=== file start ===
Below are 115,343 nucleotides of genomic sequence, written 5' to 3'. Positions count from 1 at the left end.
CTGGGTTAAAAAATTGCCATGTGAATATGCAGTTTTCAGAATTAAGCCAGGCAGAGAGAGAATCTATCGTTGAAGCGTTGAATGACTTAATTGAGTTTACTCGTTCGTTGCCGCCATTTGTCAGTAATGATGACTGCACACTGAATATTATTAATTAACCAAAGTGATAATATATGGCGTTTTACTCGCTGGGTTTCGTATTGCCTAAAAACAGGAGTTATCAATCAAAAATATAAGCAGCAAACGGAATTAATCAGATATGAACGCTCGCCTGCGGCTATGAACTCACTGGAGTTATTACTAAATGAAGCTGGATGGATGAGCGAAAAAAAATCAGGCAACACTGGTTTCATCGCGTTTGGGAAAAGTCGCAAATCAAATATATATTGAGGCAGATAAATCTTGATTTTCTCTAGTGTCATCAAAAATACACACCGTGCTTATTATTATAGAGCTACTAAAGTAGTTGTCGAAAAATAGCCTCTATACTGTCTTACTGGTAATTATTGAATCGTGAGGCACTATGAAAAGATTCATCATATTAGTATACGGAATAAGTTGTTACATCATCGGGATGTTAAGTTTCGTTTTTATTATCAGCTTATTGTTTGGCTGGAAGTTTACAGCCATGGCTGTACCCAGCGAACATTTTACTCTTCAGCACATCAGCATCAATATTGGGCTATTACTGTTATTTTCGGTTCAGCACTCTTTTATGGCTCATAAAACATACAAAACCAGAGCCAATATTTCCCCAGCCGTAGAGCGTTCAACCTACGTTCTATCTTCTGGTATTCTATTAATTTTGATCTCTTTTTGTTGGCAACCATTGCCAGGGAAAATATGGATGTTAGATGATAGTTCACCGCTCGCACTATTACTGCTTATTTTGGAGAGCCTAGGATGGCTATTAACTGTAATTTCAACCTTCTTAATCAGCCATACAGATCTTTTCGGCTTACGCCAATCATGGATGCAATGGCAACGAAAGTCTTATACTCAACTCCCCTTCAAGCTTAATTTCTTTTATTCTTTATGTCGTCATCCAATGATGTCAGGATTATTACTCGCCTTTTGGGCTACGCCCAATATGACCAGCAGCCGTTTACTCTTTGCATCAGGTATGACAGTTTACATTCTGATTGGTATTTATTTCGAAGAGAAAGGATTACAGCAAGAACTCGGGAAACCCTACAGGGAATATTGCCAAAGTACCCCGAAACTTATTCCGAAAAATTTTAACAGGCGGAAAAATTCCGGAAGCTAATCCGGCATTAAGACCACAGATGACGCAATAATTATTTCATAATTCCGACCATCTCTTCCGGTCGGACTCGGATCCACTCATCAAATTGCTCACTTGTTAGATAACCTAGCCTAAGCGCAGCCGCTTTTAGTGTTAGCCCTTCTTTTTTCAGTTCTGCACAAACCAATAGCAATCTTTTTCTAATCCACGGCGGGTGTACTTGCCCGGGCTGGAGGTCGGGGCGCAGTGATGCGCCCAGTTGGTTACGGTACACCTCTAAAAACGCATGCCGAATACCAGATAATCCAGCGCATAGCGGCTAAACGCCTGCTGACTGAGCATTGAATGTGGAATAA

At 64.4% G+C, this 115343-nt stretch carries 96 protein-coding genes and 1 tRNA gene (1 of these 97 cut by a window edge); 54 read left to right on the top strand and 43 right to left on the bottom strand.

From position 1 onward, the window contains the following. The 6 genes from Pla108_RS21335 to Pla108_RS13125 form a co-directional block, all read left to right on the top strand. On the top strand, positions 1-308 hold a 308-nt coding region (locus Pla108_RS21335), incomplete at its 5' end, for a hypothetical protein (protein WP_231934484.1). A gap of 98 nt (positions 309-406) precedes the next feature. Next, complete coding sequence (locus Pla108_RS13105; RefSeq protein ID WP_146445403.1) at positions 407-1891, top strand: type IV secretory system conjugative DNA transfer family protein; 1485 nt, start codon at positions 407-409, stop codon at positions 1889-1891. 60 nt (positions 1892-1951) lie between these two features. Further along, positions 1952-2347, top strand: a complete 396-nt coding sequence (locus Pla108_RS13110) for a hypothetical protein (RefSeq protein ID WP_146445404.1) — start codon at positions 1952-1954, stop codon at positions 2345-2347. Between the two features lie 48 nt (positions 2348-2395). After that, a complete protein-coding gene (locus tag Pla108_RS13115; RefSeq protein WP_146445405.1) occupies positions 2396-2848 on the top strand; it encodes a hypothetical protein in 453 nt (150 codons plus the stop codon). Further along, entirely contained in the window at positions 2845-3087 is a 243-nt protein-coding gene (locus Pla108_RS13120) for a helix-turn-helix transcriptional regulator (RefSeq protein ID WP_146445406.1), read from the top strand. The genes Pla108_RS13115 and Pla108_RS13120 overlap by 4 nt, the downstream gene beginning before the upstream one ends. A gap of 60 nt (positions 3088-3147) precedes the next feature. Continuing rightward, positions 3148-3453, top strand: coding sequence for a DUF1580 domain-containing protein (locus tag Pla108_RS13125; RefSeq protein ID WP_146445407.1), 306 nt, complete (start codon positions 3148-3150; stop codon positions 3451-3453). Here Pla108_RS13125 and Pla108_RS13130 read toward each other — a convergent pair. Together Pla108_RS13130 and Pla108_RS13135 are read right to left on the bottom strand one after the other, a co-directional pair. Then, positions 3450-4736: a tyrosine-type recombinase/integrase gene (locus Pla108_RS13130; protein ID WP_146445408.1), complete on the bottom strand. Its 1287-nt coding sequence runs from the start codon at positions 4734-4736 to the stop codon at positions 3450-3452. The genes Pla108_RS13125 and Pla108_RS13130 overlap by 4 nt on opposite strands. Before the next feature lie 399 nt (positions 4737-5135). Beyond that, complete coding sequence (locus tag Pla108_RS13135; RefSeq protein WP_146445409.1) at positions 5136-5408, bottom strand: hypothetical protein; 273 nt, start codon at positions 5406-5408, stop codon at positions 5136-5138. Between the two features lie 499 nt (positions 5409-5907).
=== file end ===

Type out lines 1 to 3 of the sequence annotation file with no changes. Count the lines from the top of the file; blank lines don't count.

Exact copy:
Below are 115,343 nucleotides of genomic sequence, written 5' to 3'. Positions count from 1 at the left end.
CTGGGTTAAAAAATTGCCATGTGAATATGCAGTTTTCAGAATTAAGCCAGGCAGAGAGAGAATCTATCGTTGAAGCGTTGAATGACTTAATTGAGTTTACTCGTTCGTTGCCGCCATTTGTCAGTAATGATGACTGCACACTGAATATTATTAATTAACCAAAGTGATAATATATGGCGTTTTACTCGCTGGGTTTCGTATTGCCTAAAAACAGGAGTTATCAATCAAAAATATAAGCAGCAAACGGAATTAATCAGATATGAACGCTCGCCTGCGGCTATGAACTCACTGGAGTTATTACTAAATGAAGCTGGATGGATGAGCGAAAAAAAATCAGGCAACACTGGTTTCATCGCGTTTGGGAAAAGTCGCAAATCAAATATATATTGAGGCAGATAAATCTTGATTTTCTCTAGTGTCATCAAAAATACACACCGTGCTTATTATTATAGAGCTACTAAAGTAGTTGTCGAAAAATAGCCTCTATACTGTCTTACTGGTAATTATTGAATCGTGAGGCACTATGAAAAGATTCATCATATTAGTATACGGAATAAGTTGTTACATCATCGGGATGTTAAGTTTCGTTTTTATTATCAGCTTATTGTTTGGCTGGAAGTTTACAGCCATGGCTGTACCCAGCGAACATTTTACTCTTCAGCACATCAGCATCAATATTGGGCTATTACTGTTATTTTCGGTTCAGCACTCTTTTATGGCTCATAAAACATACAAAACCAGAGCCAATATTTCCCCAGCCGTAGAGCGTTCAACCTACGTTCTATCTTCTGGTATTCTATTAATTTTGATCTCTTTTTGTTGGCAACCATTGCCAGGGAAAATATGGATGTTAGATGATAGTTCACCGCTCGCACTATTACTGCTTATTTTGGAGAGCCTAGGATGGCTATTAACTGTAATTTCAACCTTCTTAATCAGCCATACAGATCTTTTCGGCTTACGCCAATCATGGATGCAATGGCAACGAAAGTCTTATACTCAACTCCCCTTCAAGCTTAATTTCTTTTATTCTTTATGTCGTCATCCAATGATGTCAGGATTATTACTCGCCTTTTGGGCTACGCCCAATATGACCAGCAGCCGTTTACTCTTTGCATCAGGTATGACAGTTTACATTCTGATTGGTATTTATTTCGAAGAGAAAGGATTACAGCAAGAACTCGGGAAACCCTACAGGGAATATTGCCAAAGTACCCCGAAACTTATTCCGAAAAATTTTAACAGGCGGAAAAATTCCGGAAGCTAATCCGGCATTAAGACCACAGATGACGCAATAATTATTTCATAATTCCGACCATCTCTTCCGGTCGGACTCGGATCCACTCATCAAATTGCTCACTTGTTAGATAACCTAGCCTAAGCGCAGCCGCTTTTAGTGTTAGCCCTTCTTTTTTCAGTTCTGCACAAACCAATAGCAATCTTTTTCTAATCCACGGCGGGTGTACTTGCCCGGGCTGGAGGTCGGGGCGCAGTGATGCGCCCAGTTGGTTACGGTACACCTCTAAAAACGCATGCCGAATACCAGATAATCCAGCGCATAGCGGCTAAACGCCTGCTGACTGAGCATTGAATGTGGAATAA

At 64.4% G+C, this 115343-nt stretch carries 96 protein-coding genes and 1 tRNA gene (1 of these 97 cut by a window edge); 54 read left to right on the top strand and 43 right to left on the bottom strand.